Monday, April 12, 2021

Ghost of a Ghost, by Martin Hill Ortiz

 "Ghost of a Ghost," by Martin Hill Ortiz, in Mystery Weekly Magazine, April 2021.

This is, I think, at least the fourth story in this series.  One of them made my best of the week page before.

Phillip Prince is a private eye (well, those of us who have read the other tales know it's more complicated than that, but let's skip the backstory).  He lives in a cabin in northern California and occasionally gets unwelcome visitors, like Sherm, who just tried to punch him and got shot for his troubles.

Some careers don't jibe well with mediocrity. Being a thug-for-hire doesn't come with a health plan, which is what Sherm needed now.

On the way to the emergency room Sherm explains that he was hired to kill him by Lancer.  Which rather confuses things because: "There were two reasons why Ted Lancer wouldn't kill me: number one, he had hired me to keep him alive; and number two, I failed  While my failure gave him a motive, death makes for a fine alibi."

A nicely convoluted tale.


Sunday, April 4, 2021

Who Stole The Afikomen?, by Elizabeth Zelvin

 "Who Stole The Afikomen?," by Elizabeth Zelvin, in Ellery Queen Mystery Magazine, March/April 2021.

I won't even pretend to be objective about this story by my fellow SleuthSayer.   Let me explain why.

The narrator, Andy, is a Catholic and he is about to meet his new fiancee's extended family at their Passover dinner - his first experience at a seder.

I was raised Catholic and have attended many seders with my wife's family and now at our own house.  So I know just where Andy is coming from.

The story is hilarious.      

Uncle Manny kept saying, "Focus, people, focus.  We've got a goal here."
"To get the Jews out of Egypt?" I whispered.
"To get past the rabbis to the gefilte fish," Sharon whispered back.
"Is that the Promised Land?"
"The pot roast is the Promised Land."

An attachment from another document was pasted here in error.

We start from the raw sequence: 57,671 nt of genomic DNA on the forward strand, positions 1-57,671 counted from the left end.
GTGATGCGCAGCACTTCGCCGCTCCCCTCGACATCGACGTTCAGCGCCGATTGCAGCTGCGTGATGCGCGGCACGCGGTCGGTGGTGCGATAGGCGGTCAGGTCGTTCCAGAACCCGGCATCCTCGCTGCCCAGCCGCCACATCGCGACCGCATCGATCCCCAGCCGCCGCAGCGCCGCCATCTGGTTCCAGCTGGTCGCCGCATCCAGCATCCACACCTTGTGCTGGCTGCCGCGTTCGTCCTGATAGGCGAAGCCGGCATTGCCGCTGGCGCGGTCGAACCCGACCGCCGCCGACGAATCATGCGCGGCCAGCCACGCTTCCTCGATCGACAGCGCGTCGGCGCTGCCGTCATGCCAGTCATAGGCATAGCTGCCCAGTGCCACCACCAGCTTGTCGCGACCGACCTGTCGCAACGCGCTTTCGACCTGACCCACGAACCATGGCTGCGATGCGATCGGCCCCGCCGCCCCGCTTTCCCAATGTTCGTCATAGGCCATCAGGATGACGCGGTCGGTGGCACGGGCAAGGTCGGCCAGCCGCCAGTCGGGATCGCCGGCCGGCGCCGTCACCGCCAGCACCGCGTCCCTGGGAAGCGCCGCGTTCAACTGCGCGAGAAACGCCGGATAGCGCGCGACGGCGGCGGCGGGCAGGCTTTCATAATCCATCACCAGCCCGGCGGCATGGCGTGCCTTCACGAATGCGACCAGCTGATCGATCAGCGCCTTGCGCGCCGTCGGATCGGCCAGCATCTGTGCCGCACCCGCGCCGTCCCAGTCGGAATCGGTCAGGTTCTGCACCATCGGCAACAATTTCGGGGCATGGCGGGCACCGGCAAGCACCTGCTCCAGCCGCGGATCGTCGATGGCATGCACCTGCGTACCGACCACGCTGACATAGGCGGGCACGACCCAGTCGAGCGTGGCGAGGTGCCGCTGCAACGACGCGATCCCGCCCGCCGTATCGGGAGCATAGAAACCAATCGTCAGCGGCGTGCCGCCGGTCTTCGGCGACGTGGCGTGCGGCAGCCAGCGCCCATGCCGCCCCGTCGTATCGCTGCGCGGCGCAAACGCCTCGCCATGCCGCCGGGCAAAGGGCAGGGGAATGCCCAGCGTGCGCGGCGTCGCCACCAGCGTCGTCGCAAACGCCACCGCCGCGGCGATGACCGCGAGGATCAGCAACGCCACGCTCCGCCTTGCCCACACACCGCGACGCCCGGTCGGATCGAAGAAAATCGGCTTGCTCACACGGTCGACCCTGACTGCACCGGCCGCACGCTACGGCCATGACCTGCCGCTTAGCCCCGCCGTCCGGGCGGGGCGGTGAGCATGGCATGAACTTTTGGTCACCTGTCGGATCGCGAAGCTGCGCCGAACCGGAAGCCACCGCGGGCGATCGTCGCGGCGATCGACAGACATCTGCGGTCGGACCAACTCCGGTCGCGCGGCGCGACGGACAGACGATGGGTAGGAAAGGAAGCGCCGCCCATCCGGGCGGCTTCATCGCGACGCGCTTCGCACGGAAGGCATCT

But this is EQMM so naturally there has to be a crime.  The afikomen goes missing, and with it a valuable diamond. And since Andy is a cop if he can't find it he's a putz.  But if he accuses a member of the family of theft - oy gevalt!

Sunday, March 28, 2021

The Ladies of Wednesday Tea, by Michael Bracken

"The Ladies of Wednesday Tea," by Michael Bracken, in Bullets and Other Hurting Things, edited by Rick Ollerman, Down and Out Books, 2021.

This is the eighth appearance here by my friend and fellow SleuthSayer Michael Bracken, which ties him with Brendan DuBois for first place. 

Florence Quigly owns a florist shop in a small Texas town.  Her best friends are three other older women.  When her useless grandson gets in trouble with some local bad guys Flo and friends prove that you don't want to mess around with four old ladies.  

Over the years each had lost a spouse or a significant make figure, though LOST might not be the appropriate term.  They knew where the bodies were...

It's fun seeing how their skills and history complement each other.

Sunday, March 21, 2021

The Phone Message, by Robert Cummins


"The Phone Message," by Robert Cummins, in Ellery Queen Mystery Magazine, March/April 2021.

 I think it has been years since I reviewed an author's first story here. This is a very nice one.

The beginning is likely to remind you of Columbo.  In the first scene Carole Donaldson calmly kills her husband.  Police detective Wesley Lovett is in charge of the investigation.  Ms. Donaldson, just as calmly,  informs him that she had motive for the crime.  Tons of motive. But she also appears to have an unbreakable alibi.

So far, as I said, so Columbo.  But what makes this story unusual is that Wes begins to wonder whether he wants to break the alibi.   That gives a nice variation on the usual cat-and-mouse game.